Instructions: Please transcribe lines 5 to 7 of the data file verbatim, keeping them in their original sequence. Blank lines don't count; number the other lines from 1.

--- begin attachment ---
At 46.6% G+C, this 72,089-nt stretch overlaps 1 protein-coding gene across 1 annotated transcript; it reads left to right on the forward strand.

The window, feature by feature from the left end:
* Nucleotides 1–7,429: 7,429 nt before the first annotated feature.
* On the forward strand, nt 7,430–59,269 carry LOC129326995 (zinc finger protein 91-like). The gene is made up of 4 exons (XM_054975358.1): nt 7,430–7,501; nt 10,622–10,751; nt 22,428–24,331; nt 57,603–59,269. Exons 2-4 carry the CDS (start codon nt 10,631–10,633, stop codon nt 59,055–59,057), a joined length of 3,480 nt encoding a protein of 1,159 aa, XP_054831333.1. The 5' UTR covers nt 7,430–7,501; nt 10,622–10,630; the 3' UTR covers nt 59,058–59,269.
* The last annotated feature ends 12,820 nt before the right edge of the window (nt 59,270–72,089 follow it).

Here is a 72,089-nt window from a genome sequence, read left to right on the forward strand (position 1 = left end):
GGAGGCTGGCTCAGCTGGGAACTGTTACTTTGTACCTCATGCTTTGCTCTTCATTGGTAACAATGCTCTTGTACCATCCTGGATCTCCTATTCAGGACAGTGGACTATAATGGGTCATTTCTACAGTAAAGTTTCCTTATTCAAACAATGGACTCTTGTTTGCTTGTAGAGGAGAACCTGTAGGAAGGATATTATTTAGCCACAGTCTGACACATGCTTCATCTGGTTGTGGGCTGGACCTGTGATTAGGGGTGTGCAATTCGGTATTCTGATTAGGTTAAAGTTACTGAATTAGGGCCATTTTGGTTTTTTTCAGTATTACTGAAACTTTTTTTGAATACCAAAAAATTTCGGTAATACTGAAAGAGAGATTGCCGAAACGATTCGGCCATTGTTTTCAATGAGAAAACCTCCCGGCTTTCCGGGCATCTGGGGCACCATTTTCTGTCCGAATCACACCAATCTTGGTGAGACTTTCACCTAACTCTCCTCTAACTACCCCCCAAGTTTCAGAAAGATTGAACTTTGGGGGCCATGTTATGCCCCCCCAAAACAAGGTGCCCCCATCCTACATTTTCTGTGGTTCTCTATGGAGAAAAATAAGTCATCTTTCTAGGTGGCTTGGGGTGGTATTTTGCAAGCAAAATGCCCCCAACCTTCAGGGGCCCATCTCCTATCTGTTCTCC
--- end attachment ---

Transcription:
* The last annotated feature ends 12,820 nt before the right edge of the window (nt 59,270–72,089 follow it).

Here is a 72,089-nt window from a genome sequence, read left to right on the forward strand (position 1 = left end):
GGAGGCTGGCTCAGCTGGGAACTGTTACTTTGTACCTCATGCTTTGCTCTTCATTGGTAACAATGCTCTTGTACCATCCTGGATCTCCTATTCAGGACAGTGGACTATAATGGGTCATTTCTACAGTAAAGTTTCCTTATTCAAACAATGGACTCTTGTTTGCTTGTAGAGGAGAACCTGTAGGAAGGATATTATTTAGCCACAGTCTGACACATGCTTCATCTGGTTGTGGGCTGGACCTGTGATTAGGGGTGTGCAATTCGGTATTCTGATTAGGTTAAAGTTACTGAATTAGGGCCATTTTGGTTTTTTTCAGTATTACTGAAACTTTTTTTGAATACCAAAAAATTTCGGTAATACTGAAAGAGAGATTGCCGAAACGATTCGGCCATTGTTTTCAATGAGAAAACCTCCCGGCTTTCCGGGCATCTGGGGCACCATTTTCTGTCCGAATCACACCAATCTTGGTGAGACTTTCACCTAACTCTCCTCTAACTACCCCCCAAGTTTCAGAAAGATTGAACTTTGGGGGCCATGTTATGCCCCCCCAAAACAAGGTGCCCCCATCCTACATTTTCTGTGGTTCTCTATGGAGAAAAATAAGTCATCTTTCTAGGTGGCTTGGGGTGGTATTTTGCAAGCAAAATGCCCCCAACCTTCAGGGGCCCATCTCCTATCTGTTCTCC